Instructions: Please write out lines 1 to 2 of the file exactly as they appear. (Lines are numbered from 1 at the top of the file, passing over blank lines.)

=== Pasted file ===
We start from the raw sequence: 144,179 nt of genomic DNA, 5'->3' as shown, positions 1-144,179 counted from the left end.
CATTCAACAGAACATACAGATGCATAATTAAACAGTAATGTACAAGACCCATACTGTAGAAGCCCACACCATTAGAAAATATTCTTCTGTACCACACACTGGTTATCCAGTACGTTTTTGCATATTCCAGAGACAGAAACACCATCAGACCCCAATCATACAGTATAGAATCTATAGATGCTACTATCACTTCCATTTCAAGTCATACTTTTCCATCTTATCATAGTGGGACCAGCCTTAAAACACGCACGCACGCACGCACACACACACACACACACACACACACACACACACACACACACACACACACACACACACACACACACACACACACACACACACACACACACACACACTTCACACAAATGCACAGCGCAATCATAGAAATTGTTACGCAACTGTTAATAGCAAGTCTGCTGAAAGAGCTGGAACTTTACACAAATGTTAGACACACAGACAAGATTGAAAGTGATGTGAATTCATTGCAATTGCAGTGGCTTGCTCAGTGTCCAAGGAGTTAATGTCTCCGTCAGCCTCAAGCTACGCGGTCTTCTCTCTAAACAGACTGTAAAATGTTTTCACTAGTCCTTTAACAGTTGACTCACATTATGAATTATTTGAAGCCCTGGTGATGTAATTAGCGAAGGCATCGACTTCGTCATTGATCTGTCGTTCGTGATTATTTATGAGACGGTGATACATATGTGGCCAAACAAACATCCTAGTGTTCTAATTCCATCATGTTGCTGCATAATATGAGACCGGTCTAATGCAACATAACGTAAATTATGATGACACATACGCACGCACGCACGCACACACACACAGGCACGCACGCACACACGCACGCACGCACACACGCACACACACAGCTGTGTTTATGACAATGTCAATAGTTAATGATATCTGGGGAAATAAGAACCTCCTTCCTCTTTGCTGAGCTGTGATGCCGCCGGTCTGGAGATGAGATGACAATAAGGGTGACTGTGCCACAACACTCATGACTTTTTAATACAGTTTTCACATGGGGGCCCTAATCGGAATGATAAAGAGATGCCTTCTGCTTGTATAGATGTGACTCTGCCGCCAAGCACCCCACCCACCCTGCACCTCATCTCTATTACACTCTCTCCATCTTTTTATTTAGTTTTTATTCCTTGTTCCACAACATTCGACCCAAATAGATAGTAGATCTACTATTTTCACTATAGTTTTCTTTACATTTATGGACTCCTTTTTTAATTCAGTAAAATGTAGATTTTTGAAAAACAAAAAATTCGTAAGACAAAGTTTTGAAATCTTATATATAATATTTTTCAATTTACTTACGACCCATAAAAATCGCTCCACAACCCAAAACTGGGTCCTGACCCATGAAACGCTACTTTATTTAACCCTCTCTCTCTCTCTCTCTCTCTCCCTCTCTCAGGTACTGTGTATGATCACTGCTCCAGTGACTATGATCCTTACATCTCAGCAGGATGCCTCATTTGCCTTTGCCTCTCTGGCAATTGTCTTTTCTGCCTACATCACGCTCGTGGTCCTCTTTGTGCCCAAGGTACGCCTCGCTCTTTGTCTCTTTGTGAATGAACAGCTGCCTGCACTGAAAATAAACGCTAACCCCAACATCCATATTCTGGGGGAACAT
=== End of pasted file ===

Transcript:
We start from the raw sequence: 144,179 nt of genomic DNA, 5'->3' as shown, positions 1-144,179 counted from the left end.
CATTCAACAGAACATACAGATGCATAATTAAACAGTAATGTACAAGACCCATACTGTAGAAGCCCACACCATTAGAAAATATTCTTCTGTACCACACACTGGTTATCCAGTACGTTTTTGCATATTCCAGAGACAGAAACACCATCAGACCCCAATCATACAGTATAGAATCTATAGATGCTACTATCACTTCCATTTCAAGTCATACTTTTCCATCTTATCATAGTGGGACCAGCCTTAAAACACGCACGCACGCACGCACACACACACACACACACACACACACACACACACACACACACACACACACACACACACACACACACACACACACACACACACACACACACACACACTTCACACAAATGCACAGCGCAATCATAGAAATTGTTACGCAACTGTTAATAGCAAGTCTGCTGAAAGAGCTGGAACTTTACACAAATGTTAGACACACAGACAAGATTGAAAGTGATGTGAATTCATTGCAATTGCAGTGGCTTGCTCAGTGTCCAAGGAGTTAATGTCTCCGTCAGCCTCAAGCTACGCGGTCTTCTCTCTAAACAGACTGTAAAATGTTTTCACTAGTCCTTTAACAGTTGACTCACATTATGAATTATTTGAAGCCCTGGTGATGTAATTAGCGAAGGCATCGACTTCGTCATTGATCTGTCGTTCGTGATTATTTATGAGACGGTGATACATATGTGGCCAAACAAACATCCTAGTGTTCTAATTCCATCATGTTGCTGCATAATATGAGACCGGTCTAATGCAACATAACGTAAATTATGATGACACATACGCACGCACGCACGCACACACACACAGGCACGCACGCACACACGCACGCACGCACACACGCACACACACAGCTGTGTTTATGACAATGTCAATAGTTAATGATATCTGGGGAAATAAGAACCTCCTTCCTCTTTGCTGAGCTGTGATGCCGCCGGTCTGGAGATGAGATGACAATAAGGGTGACTGTGCCACAACACTCATGACTTTTTAATACAGTTTTCACATGGGGGCCCTAATCGGAATGATAAAGAGATGCCTTCTGCTTGTATAGATGTGACTCTGCCGCCAAGCACCCCACCCACCCTGCACCTCATCTCTATTACACTCTCTCCATCTTTTTATTTAGTTTTTATTCCTTGTTCCACAACATTCGACCCAAATAGATAGTAGATCTACTATTTTCACTATAGTTTTCTTTACATTTATGGACTCCTTTTTTAATTCAGTAAAATGTAGATTTTTGAAAAACAAAAAATTCGTAAGACAAAGTTTTGAAATCTTATATATAATATTTTTCAATTTACTTACGACCCATAAAAATCGCTCCACAACCCAAAACTGGGTCCTGACCCATGAAACGCTACTTTATTTAACCCTCTCTCTCTCTCTCTCTCTCTCCCTCTCTCAGGTACTGTGTATGATCACTGCTCCAGTGACTATGATCCTTACATCTCAGCAGGATGCCTCATTTGCCTTTGCCTCTCTGGCAATTGTCTTTTCTGCCTACATCACGCTCGTGGTCCTCTTTGTGCCCAAGGTACGCCTCGCTCTTTGTCTCTTTGTGAATGAACAGCTGCCTGCACTGAAAATAAACGCTAACCCCAACATCCATATTCTGGGGGAACAT